The 8 Worst Written Business Phrases of All Time

This is a unprovoked and no-mercy-spared attack on the perceived right of ordinarily sane, everyday individuals (such as middle managers and project co-ordinators) to morph into corporate executives with a mouth full of marble-shaped glass paperweights when they open Microsoft Word or Microsoft Outlook and their fingers first glance the keyboard.

I’ve blogged before about The 10 Worst Business Phrases of All Time. That was about spoken phrases and incidentally, was the fifth most popular blog post here.

This is The 8 Worst ‘Written’ Business Phrases of All Time. Some of these were – no apology – taken directly from letters and emails I have seen. Some were taken from letters that were presented to me, as examples of the fine writing style of someone specifically brought in to spruce up business letters being sent out to customers, by a business right here in Northern Ireland.

Continue reading “The 8 Worst Written Business Phrases of All Time”

How to Write Tenders

You could say that we have a little form when it comes to writing tenders. We look for them and find them. We read them. We decide whether they’re worth our time. We sift and sift. We prioritise and decide. We add them to our work schedule. We make a writing plan. We consult our bank of tender submission template responses. And, then the real work starts!

Upcoming Blog Posts in the Series

  • Tender Terminology
  • Where to Find Tenders in Ireland

I Need Help to Write Tenders Now!

  • I’ve no idea where to start!
  • I’ve started a tender but can’t seem to finish it!
  • The terminology is driving me crazy. Can you sit down with me and go through answering all my burning questions?
  • I’m stumped on the methodology. What we do seems so obvious, I don’t know how to put the process into words.
  • They’ve not stated a budget. What do I do? How do I price it?
  • My English isn’t the best. It just needs a wee polish.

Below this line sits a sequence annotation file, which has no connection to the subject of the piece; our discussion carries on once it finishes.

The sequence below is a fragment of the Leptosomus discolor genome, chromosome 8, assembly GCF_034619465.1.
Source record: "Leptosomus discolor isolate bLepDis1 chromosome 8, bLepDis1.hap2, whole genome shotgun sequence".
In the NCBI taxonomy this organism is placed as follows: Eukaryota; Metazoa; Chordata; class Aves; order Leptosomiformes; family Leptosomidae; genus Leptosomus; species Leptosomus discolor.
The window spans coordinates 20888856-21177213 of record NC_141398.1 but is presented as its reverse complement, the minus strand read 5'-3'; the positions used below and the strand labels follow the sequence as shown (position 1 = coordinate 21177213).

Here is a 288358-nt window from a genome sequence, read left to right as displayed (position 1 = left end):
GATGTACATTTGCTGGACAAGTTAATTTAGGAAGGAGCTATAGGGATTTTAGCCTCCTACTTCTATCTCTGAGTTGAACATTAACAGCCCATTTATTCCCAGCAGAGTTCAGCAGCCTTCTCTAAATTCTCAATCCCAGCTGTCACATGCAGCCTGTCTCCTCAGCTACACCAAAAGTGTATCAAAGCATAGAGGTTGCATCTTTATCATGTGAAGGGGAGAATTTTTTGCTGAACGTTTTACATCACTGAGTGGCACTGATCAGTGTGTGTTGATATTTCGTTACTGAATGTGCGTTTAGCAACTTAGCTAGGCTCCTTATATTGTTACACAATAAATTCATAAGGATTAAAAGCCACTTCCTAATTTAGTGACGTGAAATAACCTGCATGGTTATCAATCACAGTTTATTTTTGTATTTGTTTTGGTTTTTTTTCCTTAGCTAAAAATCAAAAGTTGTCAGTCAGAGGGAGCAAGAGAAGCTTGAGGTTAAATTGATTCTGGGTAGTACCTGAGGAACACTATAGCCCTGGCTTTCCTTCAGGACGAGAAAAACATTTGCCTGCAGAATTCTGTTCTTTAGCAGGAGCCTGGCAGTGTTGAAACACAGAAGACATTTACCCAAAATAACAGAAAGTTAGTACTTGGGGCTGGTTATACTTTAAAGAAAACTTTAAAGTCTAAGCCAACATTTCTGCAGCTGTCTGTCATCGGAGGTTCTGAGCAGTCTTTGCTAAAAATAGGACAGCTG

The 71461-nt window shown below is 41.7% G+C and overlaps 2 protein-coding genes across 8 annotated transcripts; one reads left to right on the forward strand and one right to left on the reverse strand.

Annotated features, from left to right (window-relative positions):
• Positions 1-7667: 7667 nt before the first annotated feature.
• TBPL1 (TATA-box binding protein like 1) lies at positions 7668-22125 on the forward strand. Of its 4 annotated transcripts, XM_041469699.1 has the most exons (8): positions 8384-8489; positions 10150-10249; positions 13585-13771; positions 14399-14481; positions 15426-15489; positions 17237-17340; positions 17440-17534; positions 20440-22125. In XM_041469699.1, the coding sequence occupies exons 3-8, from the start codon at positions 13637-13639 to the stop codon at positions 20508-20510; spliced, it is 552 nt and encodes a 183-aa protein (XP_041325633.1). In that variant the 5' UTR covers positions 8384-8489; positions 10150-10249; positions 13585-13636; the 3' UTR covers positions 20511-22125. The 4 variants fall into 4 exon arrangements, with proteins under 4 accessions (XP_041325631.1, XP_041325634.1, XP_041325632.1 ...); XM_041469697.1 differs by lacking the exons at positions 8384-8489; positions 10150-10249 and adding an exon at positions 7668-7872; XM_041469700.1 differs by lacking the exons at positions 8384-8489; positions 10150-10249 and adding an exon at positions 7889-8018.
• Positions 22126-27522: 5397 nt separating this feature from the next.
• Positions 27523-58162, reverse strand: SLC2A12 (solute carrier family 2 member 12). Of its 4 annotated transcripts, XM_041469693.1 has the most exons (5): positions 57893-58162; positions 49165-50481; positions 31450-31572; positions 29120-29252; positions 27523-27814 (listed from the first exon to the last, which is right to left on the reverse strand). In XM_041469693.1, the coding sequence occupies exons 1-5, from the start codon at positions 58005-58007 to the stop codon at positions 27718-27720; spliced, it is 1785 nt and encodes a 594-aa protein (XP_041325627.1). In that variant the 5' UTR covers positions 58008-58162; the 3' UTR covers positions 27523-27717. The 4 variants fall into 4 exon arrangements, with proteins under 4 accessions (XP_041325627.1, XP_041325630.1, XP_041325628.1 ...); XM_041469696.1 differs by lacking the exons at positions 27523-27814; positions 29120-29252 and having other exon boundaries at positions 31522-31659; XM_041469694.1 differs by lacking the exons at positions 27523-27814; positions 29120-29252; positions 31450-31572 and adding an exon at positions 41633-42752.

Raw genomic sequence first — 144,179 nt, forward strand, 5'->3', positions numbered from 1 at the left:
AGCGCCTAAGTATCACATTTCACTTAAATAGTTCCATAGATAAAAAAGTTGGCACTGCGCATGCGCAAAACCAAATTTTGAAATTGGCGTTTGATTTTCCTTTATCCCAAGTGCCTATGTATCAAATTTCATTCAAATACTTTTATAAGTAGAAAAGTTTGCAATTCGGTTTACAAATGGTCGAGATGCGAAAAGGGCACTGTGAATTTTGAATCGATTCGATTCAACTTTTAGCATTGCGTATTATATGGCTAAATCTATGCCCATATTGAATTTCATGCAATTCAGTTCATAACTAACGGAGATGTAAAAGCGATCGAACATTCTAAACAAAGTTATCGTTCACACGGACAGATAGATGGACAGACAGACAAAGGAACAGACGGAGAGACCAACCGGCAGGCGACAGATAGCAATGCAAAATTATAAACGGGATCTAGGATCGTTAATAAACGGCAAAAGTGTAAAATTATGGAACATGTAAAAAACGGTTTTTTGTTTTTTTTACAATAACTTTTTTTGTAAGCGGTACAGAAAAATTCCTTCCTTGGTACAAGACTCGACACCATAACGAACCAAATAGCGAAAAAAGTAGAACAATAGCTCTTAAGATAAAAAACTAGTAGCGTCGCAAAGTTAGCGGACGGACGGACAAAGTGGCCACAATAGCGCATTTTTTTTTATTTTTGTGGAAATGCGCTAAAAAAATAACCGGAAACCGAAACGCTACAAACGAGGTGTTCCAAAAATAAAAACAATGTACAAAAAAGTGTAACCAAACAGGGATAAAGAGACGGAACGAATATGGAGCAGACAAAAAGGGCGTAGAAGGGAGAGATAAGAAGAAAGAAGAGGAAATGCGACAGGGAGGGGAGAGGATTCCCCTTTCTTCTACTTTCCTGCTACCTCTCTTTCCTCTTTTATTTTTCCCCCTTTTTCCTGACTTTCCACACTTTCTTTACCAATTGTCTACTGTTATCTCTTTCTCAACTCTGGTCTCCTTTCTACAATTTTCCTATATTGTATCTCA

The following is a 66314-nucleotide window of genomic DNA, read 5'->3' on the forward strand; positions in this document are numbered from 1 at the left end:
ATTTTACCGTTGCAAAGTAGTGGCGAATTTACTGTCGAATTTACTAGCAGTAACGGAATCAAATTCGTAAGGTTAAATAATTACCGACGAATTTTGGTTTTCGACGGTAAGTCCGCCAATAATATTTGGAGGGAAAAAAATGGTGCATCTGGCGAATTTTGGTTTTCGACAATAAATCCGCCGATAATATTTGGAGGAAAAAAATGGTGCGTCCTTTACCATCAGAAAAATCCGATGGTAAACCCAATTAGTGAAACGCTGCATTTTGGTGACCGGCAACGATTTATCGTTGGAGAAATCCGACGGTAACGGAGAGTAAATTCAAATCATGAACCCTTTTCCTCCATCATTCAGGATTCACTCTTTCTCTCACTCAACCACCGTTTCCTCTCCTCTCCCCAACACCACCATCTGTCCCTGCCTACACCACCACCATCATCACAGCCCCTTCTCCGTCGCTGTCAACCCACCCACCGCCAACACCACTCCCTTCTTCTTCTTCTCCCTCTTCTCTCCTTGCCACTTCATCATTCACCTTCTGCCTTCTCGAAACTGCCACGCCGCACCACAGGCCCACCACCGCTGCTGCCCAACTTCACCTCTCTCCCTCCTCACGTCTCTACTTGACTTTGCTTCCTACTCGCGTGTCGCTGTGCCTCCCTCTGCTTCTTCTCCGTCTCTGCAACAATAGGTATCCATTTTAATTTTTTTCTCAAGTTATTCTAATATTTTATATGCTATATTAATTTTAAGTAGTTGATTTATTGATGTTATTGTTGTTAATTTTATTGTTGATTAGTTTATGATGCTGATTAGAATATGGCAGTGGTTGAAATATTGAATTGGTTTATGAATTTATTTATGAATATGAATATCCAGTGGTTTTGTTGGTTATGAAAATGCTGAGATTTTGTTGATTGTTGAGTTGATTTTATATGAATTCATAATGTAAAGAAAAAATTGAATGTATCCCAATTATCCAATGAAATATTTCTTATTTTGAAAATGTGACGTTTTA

• Can you just write the whole darn thing for me?

We can help from searching for tenders, to deciding whether to go for them or not, to making a writing plan, to filling forms, to collating all documentation, to polishing the English, to mentoring you through it, or writing it from start to finish!

Get in touch today.

Image credit: pedrosimoes

Public Sector Tenders Northern Ireland

Do you ever wonder: Where can I find tenders in Northern Ireland (and beyond)? Check our list.

If we’re missed anything out, let us know. Or, get in touch for help with sourcing, planning, writing and winning tenders.

Local Councils

Each council website may have their own Tenders or Opportunities page. Alternatively, they may direct you to a central repository.

http://www.nidirect.gov.uk/local-councils-in-northern-ireland

Contracts Finder

UK government contracts

https://online.contractsfinder.businesslink.gov.uk/?site=1000&lang=en

eSourcing NI

Northern Ireland Public Sector and Regulated Contracting Authorities

https://e-sourcingni.bravosolution.co.uk/web/login.shtml

Scotland

This is a list of tender sources in Scotland.

Public Contracts Scotland

Scottish Local Authorities, NHS Scotland, the Scottish Government, Agencies and NDPBs, Higher and Further Education and Emergency Services Tenders

http://www.publiccontractsscotland.gov.uk

Ireland

This is a list of tender sources in Ireland.

Intertrade Ireland

http://www.intertradeireland.com/tools/tender_opportunities/

Office of Government Procurement

https://irl.eu-supply.com/login.asp?B=ETENDERS_SIMPLE

EU

This is a list of places to find tenders across the EU.

publicTENDERS.net

http://www.publictenders.net

Worldwide

There are only a few central websites for worldwide tenders.

Oppex

Public procurement notices

https://oppex.com

Image credit: davidbolton

Difference Between There, Their and They’re

This week, I came across the Facebook page of someone offering marketing solutions. On that page, I found more than one example of basic grammar errors, something we all learned how to spot and correct at primary school, and then later, learning languages.